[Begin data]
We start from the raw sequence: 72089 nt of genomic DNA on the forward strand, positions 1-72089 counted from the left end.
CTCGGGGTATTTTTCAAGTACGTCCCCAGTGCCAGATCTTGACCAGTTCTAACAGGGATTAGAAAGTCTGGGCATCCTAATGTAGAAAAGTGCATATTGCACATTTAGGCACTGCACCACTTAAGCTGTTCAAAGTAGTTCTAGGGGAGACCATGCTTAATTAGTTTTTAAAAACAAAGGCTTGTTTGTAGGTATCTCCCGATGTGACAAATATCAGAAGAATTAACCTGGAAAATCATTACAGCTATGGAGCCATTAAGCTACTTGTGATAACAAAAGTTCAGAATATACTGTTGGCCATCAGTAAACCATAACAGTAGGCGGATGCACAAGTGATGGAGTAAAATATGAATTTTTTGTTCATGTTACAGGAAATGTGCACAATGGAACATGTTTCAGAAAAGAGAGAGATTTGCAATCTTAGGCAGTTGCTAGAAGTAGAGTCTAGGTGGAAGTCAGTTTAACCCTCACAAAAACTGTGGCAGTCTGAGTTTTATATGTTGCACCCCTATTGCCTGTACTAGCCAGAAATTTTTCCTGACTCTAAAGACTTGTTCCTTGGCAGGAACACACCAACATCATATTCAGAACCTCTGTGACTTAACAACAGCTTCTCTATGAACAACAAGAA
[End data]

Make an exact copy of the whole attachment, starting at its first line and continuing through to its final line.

We start from the raw sequence: 72089 nt of genomic DNA on the forward strand, positions 1-72089 counted from the left end.
CTCGGGGTATTTTTCAAGTACGTCCCCAGTGCCAGATCTTGACCAGTTCTAACAGGGATTAGAAAGTCTGGGCATCCTAATGTAGAAAAGTGCATATTGCACATTTAGGCACTGCACCACTTAAGCTGTTCAAAGTAGTTCTAGGGGAGACCATGCTTAATTAGTTTTTAAAAACAAAGGCTTGTTTGTAGGTATCTCCCGATGTGACAAATATCAGAAGAATTAACCTGGAAAATCATTACAGCTATGGAGCCATTAAGCTACTTGTGATAACAAAAGTTCAGAATATACTGTTGGCCATCAGTAAACCATAACAGTAGGCGGATGCACAAGTGATGGAGTAAAATATGAATTTTTTGTTCATGTTACAGGAAATGTGCACAATGGAACATGTTTCAGAAAAGAGAGAGATTTGCAATCTTAGGCAGTTGCTAGAAGTAGAGTCTAGGTGGAAGTCAGTTTAACCCTCACAAAAACTGTGGCAGTCTGAGTTTTATATGTTGCACCCCTATTGCCTGTACTAGCCAGAAATTTTTCCTGACTCTAAAGACTTGTTCCTTGGCAGGAACACACCAACATCATATTCAGAACCTCTGTGACTTAACAACAGCTTCTCTATGAACAACAAGAA